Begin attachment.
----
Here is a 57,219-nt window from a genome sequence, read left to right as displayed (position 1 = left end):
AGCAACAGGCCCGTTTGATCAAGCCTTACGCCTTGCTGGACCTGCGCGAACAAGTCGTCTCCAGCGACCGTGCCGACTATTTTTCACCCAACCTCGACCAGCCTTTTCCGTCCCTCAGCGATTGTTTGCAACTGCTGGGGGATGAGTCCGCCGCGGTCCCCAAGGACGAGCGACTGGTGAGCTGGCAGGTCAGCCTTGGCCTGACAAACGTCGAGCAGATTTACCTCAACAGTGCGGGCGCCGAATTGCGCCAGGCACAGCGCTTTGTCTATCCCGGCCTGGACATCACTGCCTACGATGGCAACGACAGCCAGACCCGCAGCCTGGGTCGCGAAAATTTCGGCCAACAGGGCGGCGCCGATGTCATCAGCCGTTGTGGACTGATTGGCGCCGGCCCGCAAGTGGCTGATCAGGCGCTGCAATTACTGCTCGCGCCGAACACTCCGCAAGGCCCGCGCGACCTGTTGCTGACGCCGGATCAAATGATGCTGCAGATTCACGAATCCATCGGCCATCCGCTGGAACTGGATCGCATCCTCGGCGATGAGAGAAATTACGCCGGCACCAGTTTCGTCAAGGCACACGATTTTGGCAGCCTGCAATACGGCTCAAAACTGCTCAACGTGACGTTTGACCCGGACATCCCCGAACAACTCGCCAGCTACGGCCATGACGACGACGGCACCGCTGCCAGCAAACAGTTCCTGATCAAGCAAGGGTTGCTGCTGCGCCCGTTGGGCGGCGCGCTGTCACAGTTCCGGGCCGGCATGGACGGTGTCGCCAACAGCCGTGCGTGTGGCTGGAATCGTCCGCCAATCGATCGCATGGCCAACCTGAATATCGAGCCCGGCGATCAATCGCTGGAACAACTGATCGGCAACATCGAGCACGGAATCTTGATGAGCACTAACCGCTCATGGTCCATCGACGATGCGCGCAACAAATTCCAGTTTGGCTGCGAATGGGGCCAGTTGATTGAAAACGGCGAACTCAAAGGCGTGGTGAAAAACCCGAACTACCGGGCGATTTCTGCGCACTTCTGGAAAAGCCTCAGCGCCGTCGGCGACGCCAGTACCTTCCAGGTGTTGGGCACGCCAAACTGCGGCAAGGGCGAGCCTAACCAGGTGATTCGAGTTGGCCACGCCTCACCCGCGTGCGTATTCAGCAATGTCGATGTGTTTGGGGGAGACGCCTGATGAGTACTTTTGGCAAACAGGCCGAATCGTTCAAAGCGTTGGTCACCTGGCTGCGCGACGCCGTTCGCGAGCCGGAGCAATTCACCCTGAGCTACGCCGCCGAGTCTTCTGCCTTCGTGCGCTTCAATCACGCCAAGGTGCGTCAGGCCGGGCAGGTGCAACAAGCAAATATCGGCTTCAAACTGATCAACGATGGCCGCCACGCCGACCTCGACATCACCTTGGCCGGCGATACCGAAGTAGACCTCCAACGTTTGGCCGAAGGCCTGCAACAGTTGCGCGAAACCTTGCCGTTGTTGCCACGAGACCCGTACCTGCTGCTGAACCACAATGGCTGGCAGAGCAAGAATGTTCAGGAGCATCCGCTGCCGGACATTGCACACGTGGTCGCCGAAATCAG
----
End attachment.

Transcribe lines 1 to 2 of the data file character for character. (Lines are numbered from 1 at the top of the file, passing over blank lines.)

Here is a 57,219-nt window from a genome sequence, read left to right as displayed (position 1 = left end):
AGCAACAGGCCCGTTTGATCAAGCCTTACGCCTTGCTGGACCTGCGCGAACAAGTCGTCTCCAGCGACCGTGCCGACTATTTTTCACCCAACCTCGACCAGCCTTTTCCGTCCCTCAGCGATTGTTTGCAACTGCTGGGGGATGAGTCCGCCGCGGTCCCCAAGGACGAGCGACTGGTGAGCTGGCAGGTCAGCCTTGGCCTGACAAACGTCGAGCAGATTTACCTCAACAGTGCGGGCGCCGAATTGCGCCAGGCACAGCGCTTTGTCTATCCCGGCCTGGACATCACTGCCTACGATGGCAACGACAGCCAGACCCGCAGCCTGGGTCGCGAAAATTTCGGCCAACAGGGCGGCGCCGATGTCATCAGCCGTTGTGGACTGATTGGCGCCGGCCCGCAAGTGGCTGATCAGGCGCTGCAATTACTGCTCGCGCCGAACACTCCGCAAGGCCCGCGCGACCTGTTGCTGACGCCGGATCAAATGATGCTGCAGATTCACGAATCCATCGGCCATCCGCTGGAACTGGATCGCATCCTCGGCGATGAGAGAAATTACGCCGGCACCAGTTTCGTCAAGGCACACGATTTTGGCAGCCTGCAATACGGCTCAAAACTGCTCAACGTGACGTTTGACCCGGACATCCCCGAACAACTCGCCAGCTACGGCCATGACGACGACGGCACCGCTGCCAGCAAACAGTTCCTGATCAAGCAAGGGTTGCTGCTGCGCCCGTTGGGCGGCGCGCTGTCACAGTTCCGGGCCGGCATGGACGGTGTCGCCAACAGCCGTGCGTGTGGCTGGAATCGTCCGCCAATCGATCGCATGGCCAACCTGAATATCGAGCCCGGCGATCAATCGCTGGAACAACTGATCGGCAACATCGAGCACGGAATCTTGATGAGCACTAACCGCTCATGGTCCATCGACGATGCGCGCAACAAATTCCAGTTTGGCTGCGAATGGGGCCAGTTGATTGAAAACGGCGAACTCAAAGGCGTGGTGAAAAACCCGAACTACCGGGCGATTTCTGCGCACTTCTGGAAAAGCCTCAGCGCCGTCGGCGACGCCAGTACCTTCCAGGTGTTGGGCACGCCAAACTGCGGCAAGGGCGAGCCTAACCAGGTGATTCGAGTTGGCCACGCCTCACCCGCGTGCGTATTCAGCAATGTCGATGTGTTTGGGGGAGACGCCTGATGAGTACTTTTGGCAAACAGGCCGAATCGTTCAAAGCGTTGGTCACCTGGCTGCGCGACGCCGTTCGCGAGCCGGAGCAATTCACCCTGAGCTACGCCGCCGAGTCTTCTGCCTTCGTGCGCTTCAATCACGCCAAGGTGCGTCAGGCCGGGCAGGTGCAACAAGCAAATATCGGCTTCAAACTGATCAACGATGGCCGCCACGCCGACCTCGACATCACCTTGGCCGGCGATACCGAAGTAGACCTCCAACGTTTGGCCGAAGGCCTGCAACAGTTGCGCGAAACCTTGCCGTTGTTGCCACGAGACCCGTACCTGCTGCTGAACCACAATGGCTGGCAGAGCAAGAATGTTCAGGAGCATCCGCTGCCGGACATTGCACACGTGGTCGCCGAAATCAG